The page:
HMS Challenger collection

Scientists aboard the HMS Challenger expedition (1872-76) collected a vast amount of natural history material and oceanographic data from around the globe, and the Natural History Museum holds most of the specimens. The onboard naturalist, John Murray, described it as the ‘greatest advance in the knowledge of our planet…’.

Considering the precise recording of locality and collection date, and the extensive taxonomic and summary reports available, some Challenger collections are potentially useful as a baseline for research on the biotic effects of ocean acidification.


Marine calcareous organisms included:
  • Ostracods
  • Echinoderms (including ophiuroids)
  • Brachiopods
  • Molluscs (gastropods and bivalves)
  • Corals
  • Foraminifera
  • Bryozoans
Geographical location covered:

The expedition visited 362 observation stations around the globe.

See chart and station information on the University of Kansas Natural History Museum website
Location of collections:

Foram specimens are stored in the Palaeontology Department of the Natural History Museum, London. Other specimens are stored in the Zoology Department.

Curation and collection management

There is no single Challenger collection in the Natural History Museum but rather numerous separate collections.

After the expedition the marine biological samples were divided up and dispersed to international experts to monograph. The sediment samples all went to Edinburgh with John Murray. However, most of the material has ended up in the Natural History Museum. This includes all John Murray's material and his library but also many other collections  which have been acquired in various ways.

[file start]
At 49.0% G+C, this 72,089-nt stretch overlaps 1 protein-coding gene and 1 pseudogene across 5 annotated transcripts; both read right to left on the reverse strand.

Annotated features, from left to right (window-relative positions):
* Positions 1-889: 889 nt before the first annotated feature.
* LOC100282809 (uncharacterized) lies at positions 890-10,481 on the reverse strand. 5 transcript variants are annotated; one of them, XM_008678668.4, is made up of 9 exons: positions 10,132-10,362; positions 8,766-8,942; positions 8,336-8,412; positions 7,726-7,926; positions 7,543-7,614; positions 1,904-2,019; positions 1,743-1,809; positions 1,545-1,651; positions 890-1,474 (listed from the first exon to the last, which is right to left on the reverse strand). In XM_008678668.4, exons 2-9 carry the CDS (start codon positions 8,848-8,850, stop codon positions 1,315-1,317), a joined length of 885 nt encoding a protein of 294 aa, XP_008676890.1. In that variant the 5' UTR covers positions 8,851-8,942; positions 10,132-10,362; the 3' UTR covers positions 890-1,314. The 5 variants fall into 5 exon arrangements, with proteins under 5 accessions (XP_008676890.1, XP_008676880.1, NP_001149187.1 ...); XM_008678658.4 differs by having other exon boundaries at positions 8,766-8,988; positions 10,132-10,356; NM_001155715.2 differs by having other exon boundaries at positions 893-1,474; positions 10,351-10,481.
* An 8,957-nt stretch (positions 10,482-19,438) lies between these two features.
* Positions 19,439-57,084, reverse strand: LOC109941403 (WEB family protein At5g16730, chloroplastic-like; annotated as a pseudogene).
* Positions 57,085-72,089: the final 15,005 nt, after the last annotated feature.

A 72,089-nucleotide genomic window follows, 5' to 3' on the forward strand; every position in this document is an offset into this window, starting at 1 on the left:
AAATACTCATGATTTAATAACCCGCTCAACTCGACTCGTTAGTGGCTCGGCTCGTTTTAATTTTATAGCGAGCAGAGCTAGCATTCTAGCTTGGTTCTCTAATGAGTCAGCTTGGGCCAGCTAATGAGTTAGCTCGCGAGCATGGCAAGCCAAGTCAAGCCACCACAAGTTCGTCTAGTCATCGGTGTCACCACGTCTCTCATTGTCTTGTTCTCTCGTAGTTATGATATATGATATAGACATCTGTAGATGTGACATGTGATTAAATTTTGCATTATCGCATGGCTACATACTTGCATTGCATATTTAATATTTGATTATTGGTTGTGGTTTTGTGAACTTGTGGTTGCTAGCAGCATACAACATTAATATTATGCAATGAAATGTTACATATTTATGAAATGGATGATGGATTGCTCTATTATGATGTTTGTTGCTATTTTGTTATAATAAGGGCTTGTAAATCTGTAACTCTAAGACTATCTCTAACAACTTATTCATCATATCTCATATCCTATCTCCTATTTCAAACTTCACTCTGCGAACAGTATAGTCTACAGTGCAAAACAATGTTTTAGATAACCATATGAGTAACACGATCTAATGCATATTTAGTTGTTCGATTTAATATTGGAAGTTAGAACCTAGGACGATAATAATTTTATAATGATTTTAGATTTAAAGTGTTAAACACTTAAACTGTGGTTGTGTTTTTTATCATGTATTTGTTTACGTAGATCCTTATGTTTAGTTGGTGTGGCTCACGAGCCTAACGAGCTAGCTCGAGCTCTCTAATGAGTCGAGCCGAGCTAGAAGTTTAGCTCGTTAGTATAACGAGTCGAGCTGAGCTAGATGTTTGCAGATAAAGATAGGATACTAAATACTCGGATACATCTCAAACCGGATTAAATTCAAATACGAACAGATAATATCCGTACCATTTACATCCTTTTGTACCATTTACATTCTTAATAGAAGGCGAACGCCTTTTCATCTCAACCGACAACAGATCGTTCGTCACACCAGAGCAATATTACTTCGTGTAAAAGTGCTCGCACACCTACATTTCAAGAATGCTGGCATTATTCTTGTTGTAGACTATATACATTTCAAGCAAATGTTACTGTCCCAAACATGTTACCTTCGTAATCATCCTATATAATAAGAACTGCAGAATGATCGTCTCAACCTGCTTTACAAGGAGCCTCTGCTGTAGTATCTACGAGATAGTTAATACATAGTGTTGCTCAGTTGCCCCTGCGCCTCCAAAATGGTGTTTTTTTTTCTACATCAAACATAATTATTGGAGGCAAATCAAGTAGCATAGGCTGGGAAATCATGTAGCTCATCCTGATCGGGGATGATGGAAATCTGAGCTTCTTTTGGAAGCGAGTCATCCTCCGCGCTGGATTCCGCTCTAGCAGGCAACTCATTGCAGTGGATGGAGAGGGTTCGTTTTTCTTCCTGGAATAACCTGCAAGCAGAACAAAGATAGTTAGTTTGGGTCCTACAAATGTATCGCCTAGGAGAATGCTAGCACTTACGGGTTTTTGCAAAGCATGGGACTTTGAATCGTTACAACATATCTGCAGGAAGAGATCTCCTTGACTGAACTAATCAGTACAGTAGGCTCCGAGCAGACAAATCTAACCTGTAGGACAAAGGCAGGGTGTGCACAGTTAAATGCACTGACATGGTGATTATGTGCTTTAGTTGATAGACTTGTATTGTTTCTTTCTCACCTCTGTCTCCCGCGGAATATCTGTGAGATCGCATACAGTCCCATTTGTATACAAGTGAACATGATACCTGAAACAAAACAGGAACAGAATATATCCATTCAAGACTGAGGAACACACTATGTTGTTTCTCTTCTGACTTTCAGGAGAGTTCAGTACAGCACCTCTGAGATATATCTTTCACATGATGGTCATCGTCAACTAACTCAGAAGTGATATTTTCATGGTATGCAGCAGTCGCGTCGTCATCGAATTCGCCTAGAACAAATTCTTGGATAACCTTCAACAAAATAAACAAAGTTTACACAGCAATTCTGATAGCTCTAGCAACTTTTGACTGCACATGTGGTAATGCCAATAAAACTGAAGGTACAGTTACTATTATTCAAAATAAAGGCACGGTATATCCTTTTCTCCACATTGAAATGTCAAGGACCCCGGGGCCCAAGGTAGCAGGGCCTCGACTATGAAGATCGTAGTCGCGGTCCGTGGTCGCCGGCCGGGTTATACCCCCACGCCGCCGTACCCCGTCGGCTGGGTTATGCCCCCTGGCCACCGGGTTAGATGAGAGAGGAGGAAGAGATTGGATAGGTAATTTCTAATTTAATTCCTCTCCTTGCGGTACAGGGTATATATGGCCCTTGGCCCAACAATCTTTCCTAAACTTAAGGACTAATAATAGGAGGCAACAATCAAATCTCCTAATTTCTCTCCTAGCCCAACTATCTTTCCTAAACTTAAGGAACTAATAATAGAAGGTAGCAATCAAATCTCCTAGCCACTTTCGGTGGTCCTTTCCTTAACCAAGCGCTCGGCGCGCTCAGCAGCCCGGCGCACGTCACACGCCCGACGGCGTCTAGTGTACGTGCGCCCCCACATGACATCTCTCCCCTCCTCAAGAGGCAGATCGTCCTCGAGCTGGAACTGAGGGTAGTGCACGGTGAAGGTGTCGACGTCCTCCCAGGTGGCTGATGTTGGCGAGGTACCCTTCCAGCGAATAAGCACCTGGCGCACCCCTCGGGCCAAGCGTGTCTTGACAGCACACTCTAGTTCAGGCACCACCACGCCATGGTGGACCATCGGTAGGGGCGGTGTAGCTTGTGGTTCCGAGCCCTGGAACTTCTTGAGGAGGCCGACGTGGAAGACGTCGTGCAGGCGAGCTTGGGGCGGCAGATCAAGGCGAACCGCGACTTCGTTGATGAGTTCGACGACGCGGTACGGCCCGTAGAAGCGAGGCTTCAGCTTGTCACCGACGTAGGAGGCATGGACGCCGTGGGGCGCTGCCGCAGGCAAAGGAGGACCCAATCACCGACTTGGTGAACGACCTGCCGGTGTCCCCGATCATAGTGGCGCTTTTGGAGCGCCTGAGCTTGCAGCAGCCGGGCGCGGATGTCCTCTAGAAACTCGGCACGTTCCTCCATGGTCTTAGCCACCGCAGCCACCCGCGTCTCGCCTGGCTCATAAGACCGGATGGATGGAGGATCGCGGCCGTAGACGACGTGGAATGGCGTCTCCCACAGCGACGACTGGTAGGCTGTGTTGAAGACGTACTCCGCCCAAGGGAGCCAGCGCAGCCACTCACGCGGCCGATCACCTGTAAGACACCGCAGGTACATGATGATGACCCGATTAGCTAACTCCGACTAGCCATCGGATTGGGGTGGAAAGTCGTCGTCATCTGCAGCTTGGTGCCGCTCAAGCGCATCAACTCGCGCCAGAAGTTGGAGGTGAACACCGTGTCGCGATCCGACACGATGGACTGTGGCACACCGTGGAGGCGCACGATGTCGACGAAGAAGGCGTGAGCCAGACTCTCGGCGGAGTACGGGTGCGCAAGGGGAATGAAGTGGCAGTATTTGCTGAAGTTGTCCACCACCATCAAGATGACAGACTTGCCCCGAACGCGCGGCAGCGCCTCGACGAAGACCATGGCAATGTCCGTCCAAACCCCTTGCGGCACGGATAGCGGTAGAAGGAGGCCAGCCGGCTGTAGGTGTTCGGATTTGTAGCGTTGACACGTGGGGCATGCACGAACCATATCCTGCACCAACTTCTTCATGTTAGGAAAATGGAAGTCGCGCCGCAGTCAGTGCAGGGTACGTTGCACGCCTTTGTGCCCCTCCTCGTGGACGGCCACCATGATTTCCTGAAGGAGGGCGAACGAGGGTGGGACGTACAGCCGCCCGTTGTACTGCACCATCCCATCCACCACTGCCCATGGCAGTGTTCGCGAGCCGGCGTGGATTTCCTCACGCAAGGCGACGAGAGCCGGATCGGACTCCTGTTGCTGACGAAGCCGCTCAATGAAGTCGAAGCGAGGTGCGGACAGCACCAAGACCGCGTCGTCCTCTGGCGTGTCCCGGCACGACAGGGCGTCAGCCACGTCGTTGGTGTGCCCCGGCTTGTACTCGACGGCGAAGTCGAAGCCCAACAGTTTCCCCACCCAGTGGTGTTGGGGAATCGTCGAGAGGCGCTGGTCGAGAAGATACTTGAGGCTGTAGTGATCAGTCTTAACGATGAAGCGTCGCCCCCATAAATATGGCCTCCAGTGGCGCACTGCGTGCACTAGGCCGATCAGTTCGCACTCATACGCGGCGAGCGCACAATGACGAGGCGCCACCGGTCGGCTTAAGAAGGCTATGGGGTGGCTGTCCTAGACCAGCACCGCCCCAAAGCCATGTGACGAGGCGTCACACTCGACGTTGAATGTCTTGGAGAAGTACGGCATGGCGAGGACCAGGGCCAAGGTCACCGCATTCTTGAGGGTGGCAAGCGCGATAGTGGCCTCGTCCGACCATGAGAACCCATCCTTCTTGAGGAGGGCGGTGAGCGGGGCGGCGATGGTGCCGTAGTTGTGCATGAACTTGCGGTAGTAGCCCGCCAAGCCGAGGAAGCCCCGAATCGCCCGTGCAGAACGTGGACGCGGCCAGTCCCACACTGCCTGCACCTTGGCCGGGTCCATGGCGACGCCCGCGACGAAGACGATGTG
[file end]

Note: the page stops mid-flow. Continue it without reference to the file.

In general, marine calcareous specimens from the Challenger expedition have been split up taxonomically and placed within specific zoology and palaeontology (forams) collections.

Database information

The zoological collections from the HMS Challenger expedition  at the Museum can be searched via the Zoology specimen database, by typing ‘Challenger’ in the expedition field.

Visit the Zoology specimen database

It is also possible to set other search criteria, including:

  • kind of collection (dry, wet, etc)
  • taxonomic details
  • geographic area

In Autumn 2009, 2,870 accessions of dry Challenger specimens were searchable online, and 2,087 wet specimens.

Alternatively, information about specific taxa and localities (station numbers) can be found via online taxonomic and summary reports.

Challenger taxonomic and summary reports (
Destructive sampling

Considering the historic and biological significance of the majority of the specimens (many are type or figured specimens) destructive analyses would not generally be allowed. However, the original samples from which the benthic invertebrate specimens were picked can be found in the ocean bottom deposit and residues collections. These should be more readily available for destructive analysis after departmental review.

Linking Challenger benthic invertebrates with ocean bottom deposits and residues

Supporting information

At each observation station, detailed physical and biological data were recorded and collected, including:

  • precise latitude and longitude
  • temperature of the air and seawater at varying depths
  • depth of the ocean bottom
  • types of marine taxa collected at varying depths (genus and species)
  • method of collection (surface net, dredge, trawl, etc)
  • a sample of the ocean bottom deposit at each station (from which benthic invertebrates were collected)
  • a measurement of the amount of carbonic acid present at varying depths (recorded at some stations)

A detailed summary of the physical and biological data collected at each station is available online from the 1895 summary report by John Murray. It gives a full account of what organisms were collected at each station and whether they were found and collected at other stations.

For example, subsequent to a complete list of the specimens collected, the narrative for station 50 in the summary report is as follows: ‘Nearly 100 specimens of invertebrates were obtained at this station, belonging to about 23 species, of which 12 are new to science, including representatives of 3 new genera; 7 of the new species were not obtained elsewhere.’

Read John Murray's 1895 summary report on